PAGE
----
The Federal Sentencing Guidelines recommend consideration of the intended victims of fraud in the sentencing of fraud defendants. The guidelines urge an upward departure from standard sentences if the intended victims are especially vulnerable. For example, if a defendant markets an ineffective cancer cure, that scheme, if found to be fraudulent, would warrant more punishment than a scheme that targets persons generally, and coincidentally happens to injure a vulnerable person. Federal courts may require persons convicted of fraud to give notice and an explanation of the conviction to the victims of the fraud (18 U.S.C.A. § 3555).
All states maintain a general criminal statute designed to punish fraud. In Arizona, the statute is called the fraudulent scheme and artifice statute. It reads, in pertinent part, that "[a]ny person who, pursuant to a scheme or artifice to defraud, knowingly obtains any benefit by means of false or fraudulent pretenses, representations, promises or material omissions" is guilty of a felony (Ariz. Rev. Stat. Ann. § 13-2310(A)).
States further criminalize fraud in a variety of settings, including trade and commerce, securities, taxes, real estate, gambling, insurance, government benefits, and credit. In Hawaii, for example, fraud on a state tax return is a felony warranting a fine of up to $100,000 or three years of imprisonment, or both, and a fraudulent corporate tax return is punished with a fine of $500,000 (Haw. Rev. Stat. § 231-36). Other fraud felonies include fraud in the manufacture or distribution of a controlled substance (§ 329-42) and fraud in government elections (§ 19-4). Fraud in the application for and receipt of public assistance benefits is punished according to the illegal gain: fraud in obtaining over $20,000 in food coupons is a class B felony; fraud in obtaining over $300 in food coupons is a class C felony; and all other public assistance fraud is a misdemeanor (§ 346-34). Alteration of a measurement device is fraud and is punished as a misdemeanor (§ 486-136).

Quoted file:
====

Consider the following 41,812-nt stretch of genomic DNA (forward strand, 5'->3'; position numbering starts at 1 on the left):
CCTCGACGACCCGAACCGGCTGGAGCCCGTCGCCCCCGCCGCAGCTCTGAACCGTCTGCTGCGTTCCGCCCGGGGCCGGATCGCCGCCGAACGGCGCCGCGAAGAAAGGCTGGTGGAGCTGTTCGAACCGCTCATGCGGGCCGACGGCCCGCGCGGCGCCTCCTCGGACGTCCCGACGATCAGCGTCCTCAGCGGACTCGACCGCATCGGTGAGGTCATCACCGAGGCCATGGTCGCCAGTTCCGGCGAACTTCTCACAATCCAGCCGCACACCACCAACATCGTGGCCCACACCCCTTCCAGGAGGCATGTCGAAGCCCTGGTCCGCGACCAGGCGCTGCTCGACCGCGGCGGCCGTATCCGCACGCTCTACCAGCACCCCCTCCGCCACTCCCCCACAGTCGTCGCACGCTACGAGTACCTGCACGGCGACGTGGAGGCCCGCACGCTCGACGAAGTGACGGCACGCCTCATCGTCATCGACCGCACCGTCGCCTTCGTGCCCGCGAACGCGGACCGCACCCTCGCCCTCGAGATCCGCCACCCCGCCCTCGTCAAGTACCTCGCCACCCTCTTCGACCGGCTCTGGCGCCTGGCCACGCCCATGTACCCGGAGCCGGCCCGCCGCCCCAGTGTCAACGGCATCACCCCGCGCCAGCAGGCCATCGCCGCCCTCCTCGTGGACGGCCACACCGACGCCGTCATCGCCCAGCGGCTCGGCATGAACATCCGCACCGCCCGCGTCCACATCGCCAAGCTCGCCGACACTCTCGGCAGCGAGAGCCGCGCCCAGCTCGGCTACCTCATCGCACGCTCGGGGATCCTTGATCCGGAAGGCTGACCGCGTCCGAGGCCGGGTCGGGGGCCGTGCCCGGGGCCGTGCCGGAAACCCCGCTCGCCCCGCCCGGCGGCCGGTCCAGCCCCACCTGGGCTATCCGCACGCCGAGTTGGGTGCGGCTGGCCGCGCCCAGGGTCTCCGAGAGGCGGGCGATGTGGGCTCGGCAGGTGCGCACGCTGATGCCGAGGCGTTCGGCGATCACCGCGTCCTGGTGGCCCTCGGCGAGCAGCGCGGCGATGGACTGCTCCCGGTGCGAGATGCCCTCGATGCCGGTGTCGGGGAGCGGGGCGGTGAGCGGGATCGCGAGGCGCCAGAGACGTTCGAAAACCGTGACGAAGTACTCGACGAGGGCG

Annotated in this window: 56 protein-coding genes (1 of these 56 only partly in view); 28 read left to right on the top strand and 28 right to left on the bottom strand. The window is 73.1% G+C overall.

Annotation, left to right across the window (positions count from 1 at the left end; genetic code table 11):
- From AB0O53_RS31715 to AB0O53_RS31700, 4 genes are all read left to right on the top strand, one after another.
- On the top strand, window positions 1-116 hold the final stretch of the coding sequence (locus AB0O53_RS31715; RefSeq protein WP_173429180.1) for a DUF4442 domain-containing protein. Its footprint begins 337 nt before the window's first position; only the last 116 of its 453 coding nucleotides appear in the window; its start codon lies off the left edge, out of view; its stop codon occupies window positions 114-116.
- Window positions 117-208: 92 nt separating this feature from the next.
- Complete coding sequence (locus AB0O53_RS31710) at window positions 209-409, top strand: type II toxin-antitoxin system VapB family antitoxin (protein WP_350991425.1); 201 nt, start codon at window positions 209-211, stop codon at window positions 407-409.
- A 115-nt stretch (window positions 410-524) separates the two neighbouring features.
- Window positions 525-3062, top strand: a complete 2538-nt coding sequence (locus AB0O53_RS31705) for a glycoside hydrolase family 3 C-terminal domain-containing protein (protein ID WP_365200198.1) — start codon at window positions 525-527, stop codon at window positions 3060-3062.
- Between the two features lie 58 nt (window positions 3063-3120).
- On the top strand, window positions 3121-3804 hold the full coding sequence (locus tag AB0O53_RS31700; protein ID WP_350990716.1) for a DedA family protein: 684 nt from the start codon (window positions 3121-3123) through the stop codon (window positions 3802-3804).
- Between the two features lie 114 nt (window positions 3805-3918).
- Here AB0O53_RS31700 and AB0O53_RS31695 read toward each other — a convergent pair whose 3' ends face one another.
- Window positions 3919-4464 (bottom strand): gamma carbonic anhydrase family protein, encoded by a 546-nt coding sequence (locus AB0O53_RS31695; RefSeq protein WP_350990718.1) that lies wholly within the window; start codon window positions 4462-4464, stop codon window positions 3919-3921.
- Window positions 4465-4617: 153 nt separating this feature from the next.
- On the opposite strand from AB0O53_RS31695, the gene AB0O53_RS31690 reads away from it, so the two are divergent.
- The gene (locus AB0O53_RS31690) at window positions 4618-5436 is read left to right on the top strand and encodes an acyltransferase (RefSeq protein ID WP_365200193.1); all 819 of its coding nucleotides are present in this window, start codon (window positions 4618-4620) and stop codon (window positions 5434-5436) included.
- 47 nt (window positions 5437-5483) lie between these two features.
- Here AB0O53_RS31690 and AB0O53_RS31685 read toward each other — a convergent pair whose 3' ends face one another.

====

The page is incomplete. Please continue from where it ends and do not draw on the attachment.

In civil court, the remedy for fraud can vary. In most states, a plaintiff may recover "the benefit of the bargain." This is a measure of the difference between the represented value and the actual value of the transaction. In some states, a plaintiff may recover as actual damages only the value of the property lost in the fraudulent transaction. All states allow a plaintiff to seek punitive damages in addition to actual damages. This right is exercised most commonly in cases where the fraud is extremely dangerous or costly. Where the fraud is contractual, a plaintiff may choose to cancel, or rescind, the contract. A court order of rescission returns all property and restores the parties to their precontract status.
Fraud is also penalized by administrative agencies and professional organizations that seek to regulate certain activities. Under state statutes, a professional may lose a license to work if the license was obtained with a false statement.